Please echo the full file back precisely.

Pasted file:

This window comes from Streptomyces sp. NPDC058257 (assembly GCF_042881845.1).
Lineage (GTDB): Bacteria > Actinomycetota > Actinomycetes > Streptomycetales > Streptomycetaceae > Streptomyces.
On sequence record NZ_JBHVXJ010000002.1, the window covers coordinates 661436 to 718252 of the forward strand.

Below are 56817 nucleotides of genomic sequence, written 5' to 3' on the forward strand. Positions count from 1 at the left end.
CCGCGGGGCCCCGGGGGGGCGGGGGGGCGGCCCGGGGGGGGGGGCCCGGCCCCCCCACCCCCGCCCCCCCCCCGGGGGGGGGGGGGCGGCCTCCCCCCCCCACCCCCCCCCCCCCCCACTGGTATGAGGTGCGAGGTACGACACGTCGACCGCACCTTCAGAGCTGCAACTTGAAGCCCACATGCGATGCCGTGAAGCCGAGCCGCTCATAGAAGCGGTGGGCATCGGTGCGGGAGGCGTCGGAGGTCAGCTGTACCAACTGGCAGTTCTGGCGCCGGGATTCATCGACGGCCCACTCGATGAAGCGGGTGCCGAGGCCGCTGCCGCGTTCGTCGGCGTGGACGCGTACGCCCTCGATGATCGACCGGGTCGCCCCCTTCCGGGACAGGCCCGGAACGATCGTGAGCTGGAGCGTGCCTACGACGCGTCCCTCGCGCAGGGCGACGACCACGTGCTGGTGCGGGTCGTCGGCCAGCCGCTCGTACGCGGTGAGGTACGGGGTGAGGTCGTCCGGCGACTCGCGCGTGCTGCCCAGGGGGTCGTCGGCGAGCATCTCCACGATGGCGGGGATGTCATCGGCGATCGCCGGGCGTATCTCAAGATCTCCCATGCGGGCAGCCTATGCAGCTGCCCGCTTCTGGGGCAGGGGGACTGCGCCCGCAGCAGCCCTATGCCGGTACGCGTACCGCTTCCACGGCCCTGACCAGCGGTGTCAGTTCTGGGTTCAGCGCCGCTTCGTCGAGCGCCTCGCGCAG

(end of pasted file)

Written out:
This window comes from Streptomyces sp. NPDC058257 (assembly GCF_042881845.1).
Lineage (GTDB): Bacteria > Actinomycetota > Actinomycetes > Streptomycetales > Streptomycetaceae > Streptomyces.
On sequence record NZ_JBHVXJ010000002.1, the window covers coordinates 661436 to 718252 of the forward strand.

Below are 56817 nucleotides of genomic sequence, written 5' to 3' on the forward strand. Positions count from 1 at the left end.
CCGCGGGGCCCCGGGGGGGCGGGGGGGCGGCCCGGGGGGGGGGGCCCGGCCCCCCCACCCCCGCCCCCCCCCCGGGGGGGGGGGGGCGGCCTCCCCCCCCCACCCCCCCCCCCCCCCACTGGTATGAGGTGCGAGGTACGACACGTCGACCGCACCTTCAGAGCTGCAACTTGAAGCCCACATGCGATGCCGTGAAGCCGAGCCGCTCATAGAAGCGGTGGGCATCGGTGCGGGAGGCGTCGGAGGTCAGCTGTACCAACTGGCAGTTCTGGCGCCGGGATTCATCGACGGCCCACTCGATGAAGCGGGTGCCGAGGCCGCTGCCGCGTTCGTCGGCGTGGACGCGTACGCCCTCGATGATCGACCGGGTCGCCCCCTTCCGGGACAGGCCCGGAACGATCGTGAGCTGGAGCGTGCCTACGACGCGTCCCTCGCGCAGGGCGACGACCACGTGCTGGTGCGGGTCGTCGGCCAGCCGCTCGTACGCGGTGAGGTACGGGGTGAGGTCGTCCGGCGACTCGCGCGTGCTGCCCAGGGGGTCGTCGGCGAGCATCTCCACGATGGCGGGGATGTCATCGGCGATCGCCGGGCGTATCTCAAGATCTCCCATGCGGGCAGCCTATGCAGCTGCCCGCTTCTGGGGCAGGGGGACTGCGCCCGCAGCAGCCCTATGCCGGTACGCGTACCGCTTCCACGGCCCTGACCAGCGGTGTCAGTTCTGGGTTCAGCGCCGCTTCGTCGAGCGCCTCGCGCAG